Artificial intelligence

OpenAI reaches Point•E with open source 3D text model • The Register

OpenAI has extended the capabilities of its text-to-image software from two dimensions to three with the release of Point•E, an open source project that produces 3D images from text prompts.

The artificial intelligence research company has drawn attention to its DALL•E software, which, like the competing projects Stable Diffusion and Mid Road can generate realistic or fantasy images from descriptive text.

While Point shares the chip symbol used in OpenAI’s DALL•E brand, it relies on a different machine learning model called GLIDE. And currently, it’s not as capable. Given a textual directive like “a traffic cone”, Point•E produces a low-resolution point cloud (a set of points in space) that looks like a traffic cone.

Sample Point•E Images – Click to Enlarge

The result is far from the quality of a commercial 3D rendering in a film or a video game. But it’s not meant to be. Point clouds represent an intermediate step – once introduced into a 3D application like Blender, they can be transformed into textured meshes that look more like familiar 3D images.

Examples of Point•E images converted to mesh

Example of Point•E images converted to mesh – Click to enlarge

“While our method is still not state-of-the-art in terms of sample quality, it is one to two orders of magnitude faster to sample, providing a practical compromise for some use cases,” explain the OpenAI researchers. Alex Nichol, Heewoo Jun, Prafulla Dhariwal, Pamela Mishkin and Mark Chen in a document [PDF] describing the project.

The point of Point•E is that it “efficiently generates point clouds” – that’s where the “E” comes from in this case. It can produce 3D models using just one to two minutes of GPU time, compared to state-of-the-art methods that require several GPU hours to create a finished render. It’s significantly faster than Google’s DreamFusion 3D text model – 600x by an estimate.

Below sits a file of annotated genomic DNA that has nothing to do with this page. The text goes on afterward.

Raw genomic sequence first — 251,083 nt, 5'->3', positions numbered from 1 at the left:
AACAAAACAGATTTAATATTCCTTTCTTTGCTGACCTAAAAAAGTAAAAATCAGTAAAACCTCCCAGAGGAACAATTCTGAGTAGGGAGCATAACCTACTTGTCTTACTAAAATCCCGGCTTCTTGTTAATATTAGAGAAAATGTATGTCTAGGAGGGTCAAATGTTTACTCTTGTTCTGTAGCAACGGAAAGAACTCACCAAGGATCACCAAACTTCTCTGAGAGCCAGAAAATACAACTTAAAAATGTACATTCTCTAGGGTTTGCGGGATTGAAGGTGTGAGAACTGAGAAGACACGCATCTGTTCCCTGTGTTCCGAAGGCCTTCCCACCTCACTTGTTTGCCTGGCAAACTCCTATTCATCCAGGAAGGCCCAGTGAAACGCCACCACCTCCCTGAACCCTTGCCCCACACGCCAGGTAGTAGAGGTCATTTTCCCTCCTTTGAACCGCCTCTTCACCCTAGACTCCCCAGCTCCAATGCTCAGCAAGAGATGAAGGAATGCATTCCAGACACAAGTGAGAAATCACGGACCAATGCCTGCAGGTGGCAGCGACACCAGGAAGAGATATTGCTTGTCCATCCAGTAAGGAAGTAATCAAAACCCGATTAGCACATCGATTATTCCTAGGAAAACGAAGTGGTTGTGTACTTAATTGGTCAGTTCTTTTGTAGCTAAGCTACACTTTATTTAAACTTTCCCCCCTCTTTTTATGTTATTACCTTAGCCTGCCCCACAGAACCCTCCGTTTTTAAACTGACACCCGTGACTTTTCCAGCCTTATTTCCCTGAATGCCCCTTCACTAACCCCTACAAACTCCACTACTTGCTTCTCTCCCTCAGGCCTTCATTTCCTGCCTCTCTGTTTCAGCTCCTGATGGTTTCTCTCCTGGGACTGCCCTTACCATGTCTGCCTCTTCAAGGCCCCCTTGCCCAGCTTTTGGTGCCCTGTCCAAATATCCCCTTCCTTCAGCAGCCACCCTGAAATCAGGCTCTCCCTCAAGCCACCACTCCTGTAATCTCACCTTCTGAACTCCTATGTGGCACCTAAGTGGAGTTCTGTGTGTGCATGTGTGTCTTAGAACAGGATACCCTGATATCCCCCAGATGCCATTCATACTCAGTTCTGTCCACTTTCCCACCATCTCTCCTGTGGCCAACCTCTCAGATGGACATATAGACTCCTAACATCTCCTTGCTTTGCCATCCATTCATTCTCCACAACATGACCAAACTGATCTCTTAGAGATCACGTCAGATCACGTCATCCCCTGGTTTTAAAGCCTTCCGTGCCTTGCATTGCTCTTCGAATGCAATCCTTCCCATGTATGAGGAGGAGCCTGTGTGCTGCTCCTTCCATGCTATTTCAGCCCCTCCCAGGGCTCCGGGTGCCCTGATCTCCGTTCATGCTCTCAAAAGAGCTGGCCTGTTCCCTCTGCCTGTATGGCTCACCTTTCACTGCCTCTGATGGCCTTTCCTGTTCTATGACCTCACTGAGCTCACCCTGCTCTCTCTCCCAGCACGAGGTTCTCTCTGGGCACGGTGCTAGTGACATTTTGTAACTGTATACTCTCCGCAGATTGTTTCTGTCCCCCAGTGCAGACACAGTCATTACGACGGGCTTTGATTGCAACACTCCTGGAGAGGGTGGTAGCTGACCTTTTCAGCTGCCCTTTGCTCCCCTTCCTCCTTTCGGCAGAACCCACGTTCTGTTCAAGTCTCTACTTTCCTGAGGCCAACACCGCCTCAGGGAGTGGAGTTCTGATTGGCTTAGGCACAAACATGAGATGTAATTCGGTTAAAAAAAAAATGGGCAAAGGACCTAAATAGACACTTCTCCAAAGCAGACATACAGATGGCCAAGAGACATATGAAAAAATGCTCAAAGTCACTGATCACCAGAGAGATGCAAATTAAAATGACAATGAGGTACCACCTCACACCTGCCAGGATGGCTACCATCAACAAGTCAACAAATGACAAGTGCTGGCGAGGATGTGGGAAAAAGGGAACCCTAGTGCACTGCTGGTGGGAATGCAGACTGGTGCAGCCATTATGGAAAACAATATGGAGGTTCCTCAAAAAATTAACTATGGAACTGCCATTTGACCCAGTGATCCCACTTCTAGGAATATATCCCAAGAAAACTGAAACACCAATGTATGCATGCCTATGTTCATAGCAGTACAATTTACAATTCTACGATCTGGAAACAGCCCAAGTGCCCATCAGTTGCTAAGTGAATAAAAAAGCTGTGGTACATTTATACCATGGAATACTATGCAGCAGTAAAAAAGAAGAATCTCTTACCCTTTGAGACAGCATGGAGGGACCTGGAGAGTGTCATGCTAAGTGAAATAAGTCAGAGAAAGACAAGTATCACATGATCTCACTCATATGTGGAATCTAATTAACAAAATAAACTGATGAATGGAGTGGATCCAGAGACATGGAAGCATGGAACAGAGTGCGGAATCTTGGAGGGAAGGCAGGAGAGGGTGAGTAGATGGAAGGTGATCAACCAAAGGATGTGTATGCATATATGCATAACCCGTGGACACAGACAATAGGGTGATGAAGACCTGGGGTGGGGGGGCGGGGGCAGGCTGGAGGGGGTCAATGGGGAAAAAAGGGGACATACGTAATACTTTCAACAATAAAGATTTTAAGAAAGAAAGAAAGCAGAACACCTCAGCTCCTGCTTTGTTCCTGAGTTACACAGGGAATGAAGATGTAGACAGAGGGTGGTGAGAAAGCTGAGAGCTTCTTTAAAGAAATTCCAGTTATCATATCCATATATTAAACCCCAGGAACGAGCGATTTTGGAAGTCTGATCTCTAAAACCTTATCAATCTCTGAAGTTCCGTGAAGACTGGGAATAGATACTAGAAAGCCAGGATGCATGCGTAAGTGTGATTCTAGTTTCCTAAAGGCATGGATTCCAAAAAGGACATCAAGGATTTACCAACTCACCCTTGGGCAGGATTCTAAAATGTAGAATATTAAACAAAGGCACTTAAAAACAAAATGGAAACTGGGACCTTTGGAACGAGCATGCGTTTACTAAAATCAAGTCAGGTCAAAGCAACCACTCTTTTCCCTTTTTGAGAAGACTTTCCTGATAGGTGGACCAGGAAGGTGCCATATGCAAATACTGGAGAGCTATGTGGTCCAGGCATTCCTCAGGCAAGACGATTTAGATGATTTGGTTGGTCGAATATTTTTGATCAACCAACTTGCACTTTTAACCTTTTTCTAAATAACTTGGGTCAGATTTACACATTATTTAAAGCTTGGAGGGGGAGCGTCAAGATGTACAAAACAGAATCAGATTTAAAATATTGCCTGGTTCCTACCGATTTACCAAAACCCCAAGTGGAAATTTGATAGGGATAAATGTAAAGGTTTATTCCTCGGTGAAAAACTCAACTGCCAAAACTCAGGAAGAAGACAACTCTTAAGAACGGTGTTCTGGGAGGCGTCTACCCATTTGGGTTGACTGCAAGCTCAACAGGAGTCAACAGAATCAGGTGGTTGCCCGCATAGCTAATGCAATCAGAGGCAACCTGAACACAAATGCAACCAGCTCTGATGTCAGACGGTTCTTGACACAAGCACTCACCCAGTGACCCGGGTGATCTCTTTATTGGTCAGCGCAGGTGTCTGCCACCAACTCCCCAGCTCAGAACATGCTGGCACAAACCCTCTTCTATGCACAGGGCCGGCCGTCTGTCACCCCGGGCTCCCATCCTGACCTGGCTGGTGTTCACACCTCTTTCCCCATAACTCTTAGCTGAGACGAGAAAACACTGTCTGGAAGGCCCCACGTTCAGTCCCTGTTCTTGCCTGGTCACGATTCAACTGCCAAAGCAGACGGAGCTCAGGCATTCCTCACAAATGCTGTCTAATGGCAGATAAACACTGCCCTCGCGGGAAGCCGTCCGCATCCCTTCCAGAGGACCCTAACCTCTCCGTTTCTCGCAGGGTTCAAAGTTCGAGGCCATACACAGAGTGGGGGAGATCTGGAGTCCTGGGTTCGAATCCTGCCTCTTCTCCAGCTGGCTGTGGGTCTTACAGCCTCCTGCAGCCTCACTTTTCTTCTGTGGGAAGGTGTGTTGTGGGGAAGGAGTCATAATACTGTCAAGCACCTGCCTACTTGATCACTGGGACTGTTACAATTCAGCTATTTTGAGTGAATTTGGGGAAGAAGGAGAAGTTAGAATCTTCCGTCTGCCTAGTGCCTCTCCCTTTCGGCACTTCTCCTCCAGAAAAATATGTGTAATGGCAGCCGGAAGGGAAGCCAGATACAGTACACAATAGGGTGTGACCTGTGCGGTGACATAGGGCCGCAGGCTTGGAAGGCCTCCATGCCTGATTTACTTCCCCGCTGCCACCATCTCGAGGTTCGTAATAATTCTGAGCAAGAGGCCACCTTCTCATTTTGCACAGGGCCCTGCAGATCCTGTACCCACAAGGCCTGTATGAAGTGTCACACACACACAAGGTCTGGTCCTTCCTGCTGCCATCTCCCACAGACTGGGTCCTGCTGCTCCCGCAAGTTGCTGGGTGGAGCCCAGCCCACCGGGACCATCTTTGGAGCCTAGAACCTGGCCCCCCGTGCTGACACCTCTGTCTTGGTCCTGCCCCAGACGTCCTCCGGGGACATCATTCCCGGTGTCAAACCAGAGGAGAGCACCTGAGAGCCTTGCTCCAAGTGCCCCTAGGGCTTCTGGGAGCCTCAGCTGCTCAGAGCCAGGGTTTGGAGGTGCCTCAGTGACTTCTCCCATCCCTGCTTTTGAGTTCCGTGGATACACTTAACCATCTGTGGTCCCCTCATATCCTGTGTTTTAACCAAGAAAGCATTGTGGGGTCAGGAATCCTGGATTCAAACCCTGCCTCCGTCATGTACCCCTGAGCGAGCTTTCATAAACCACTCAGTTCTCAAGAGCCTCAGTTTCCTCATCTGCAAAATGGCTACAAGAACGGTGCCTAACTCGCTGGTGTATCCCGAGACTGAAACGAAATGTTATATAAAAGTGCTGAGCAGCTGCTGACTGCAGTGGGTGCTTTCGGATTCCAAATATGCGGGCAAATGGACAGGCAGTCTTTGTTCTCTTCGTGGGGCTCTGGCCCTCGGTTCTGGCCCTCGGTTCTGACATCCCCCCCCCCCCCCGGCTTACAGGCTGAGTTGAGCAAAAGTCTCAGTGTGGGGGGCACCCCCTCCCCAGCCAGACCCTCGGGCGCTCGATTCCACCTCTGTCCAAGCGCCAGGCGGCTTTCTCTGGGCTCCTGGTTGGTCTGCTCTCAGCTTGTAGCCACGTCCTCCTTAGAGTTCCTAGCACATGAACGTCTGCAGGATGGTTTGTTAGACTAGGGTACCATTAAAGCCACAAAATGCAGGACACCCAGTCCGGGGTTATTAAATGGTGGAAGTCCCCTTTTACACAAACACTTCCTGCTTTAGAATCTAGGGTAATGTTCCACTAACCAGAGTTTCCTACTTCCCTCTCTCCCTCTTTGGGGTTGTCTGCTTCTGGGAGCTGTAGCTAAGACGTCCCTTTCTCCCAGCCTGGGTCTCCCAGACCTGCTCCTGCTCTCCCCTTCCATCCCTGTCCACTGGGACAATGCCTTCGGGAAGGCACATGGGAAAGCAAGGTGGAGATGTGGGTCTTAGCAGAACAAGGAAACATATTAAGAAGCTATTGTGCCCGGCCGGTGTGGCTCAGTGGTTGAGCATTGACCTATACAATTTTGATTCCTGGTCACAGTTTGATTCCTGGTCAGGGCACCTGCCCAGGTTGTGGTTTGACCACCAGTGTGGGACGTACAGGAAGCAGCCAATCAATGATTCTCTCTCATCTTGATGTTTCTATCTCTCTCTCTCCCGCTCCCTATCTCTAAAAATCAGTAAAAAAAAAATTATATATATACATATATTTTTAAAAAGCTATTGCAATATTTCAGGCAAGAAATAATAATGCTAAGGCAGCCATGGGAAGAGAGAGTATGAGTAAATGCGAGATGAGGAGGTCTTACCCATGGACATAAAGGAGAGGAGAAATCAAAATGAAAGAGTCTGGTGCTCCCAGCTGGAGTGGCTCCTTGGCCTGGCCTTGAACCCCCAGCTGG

But Point•E is not a commercial project. This is fundamental research that can eventually lead to the rapid creation of 3D models on demand. With additional work, it can make virtual world creation easier and more accessible to those without professional 3D graphics skills. Or maybe it will help simplify the process of creating 3D printed objects – Point•E supports the creation of point clouds for use in product manufacturing.

“This has implications both when the models are used to create plans for hazardous objects and when the plans are trusted to be safe despite the lack of empirical validation,” observe the authors.

There are other potential issues that need to be addressed. For example, like DALL•E, Point•E is expected to contain biases inherited from its training data set.

And this dataset – several million 3D models and associated metadata of unspecified provenance – is provided without any guarantee that the source models have been used with permission or in accordance with applicable license terms. This could turn out to be a big headache, legally.

There is already a problem posted on the Point•E GitHub repository requesting more information on the dataset. Doyup Lee, a South Korean AI developer, observes, “I think many researchers are also curious about the details of the training data and the data collection process.”

The AI ​​community’s cavalier attitude towards training machine learning models using other people’s work without explicit permission has already fueled an action for infringement against Github Copilot, a service that suggests programming code to developers using OpenAI’s Codex model. Text-image patterns can be tested in the same way because they to be marketed. ®


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